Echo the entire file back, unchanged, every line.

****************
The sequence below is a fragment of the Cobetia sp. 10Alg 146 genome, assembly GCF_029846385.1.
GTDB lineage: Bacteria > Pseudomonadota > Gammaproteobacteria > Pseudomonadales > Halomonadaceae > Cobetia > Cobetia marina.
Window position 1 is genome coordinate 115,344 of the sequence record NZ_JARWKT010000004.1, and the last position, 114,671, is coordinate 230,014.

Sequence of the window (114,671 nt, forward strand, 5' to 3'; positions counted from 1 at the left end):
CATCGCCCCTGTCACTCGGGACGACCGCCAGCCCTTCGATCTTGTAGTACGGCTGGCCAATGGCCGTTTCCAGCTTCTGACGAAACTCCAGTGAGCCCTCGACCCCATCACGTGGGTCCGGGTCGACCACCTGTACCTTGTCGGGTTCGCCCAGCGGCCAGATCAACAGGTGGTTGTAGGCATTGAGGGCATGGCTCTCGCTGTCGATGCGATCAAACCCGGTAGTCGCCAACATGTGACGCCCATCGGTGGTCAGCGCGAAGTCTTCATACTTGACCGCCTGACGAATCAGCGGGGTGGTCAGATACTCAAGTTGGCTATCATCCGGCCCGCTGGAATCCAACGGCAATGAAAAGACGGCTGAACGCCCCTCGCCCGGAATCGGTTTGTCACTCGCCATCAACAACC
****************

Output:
The sequence below is a fragment of the Cobetia sp. 10Alg 146 genome, assembly GCF_029846385.1.
GTDB lineage: Bacteria > Pseudomonadota > Gammaproteobacteria > Pseudomonadales > Halomonadaceae > Cobetia > Cobetia marina.
Window position 1 is genome coordinate 115,344 of the sequence record NZ_JARWKT010000004.1, and the last position, 114,671, is coordinate 230,014.

Sequence of the window (114,671 nt, forward strand, 5' to 3'; positions counted from 1 at the left end):
CATCGCCCCTGTCACTCGGGACGACCGCCAGCCCTTCGATCTTGTAGTACGGCTGGCCAATGGCCGTTTCCAGCTTCTGACGAAACTCCAGTGAGCCCTCGACCCCATCACGTGGGTCCGGGTCGACCACCTGTACCTTGTCGGGTTCGCCCAGCGGCCAGATCAACAGGTGGTTGTAGGCATTGAGGGCATGGCTCTCGCTGTCGATGCGATCAAACCCGGTAGTCGCCAACATGTGACGCCCATCGGTGGTCAGCGCGAAGTCTTCATACTTGACCGCCTGACGAATCAGCGGGGTGGTCAGATACTCAAGTTGGCTATCATCCGGCCCGCTGGAATCCAACGGCAATGAAAAGACGGCTGAACGCCCCTCGCCCGGAATCGGTTTGTCACTCGCCATCAACAACC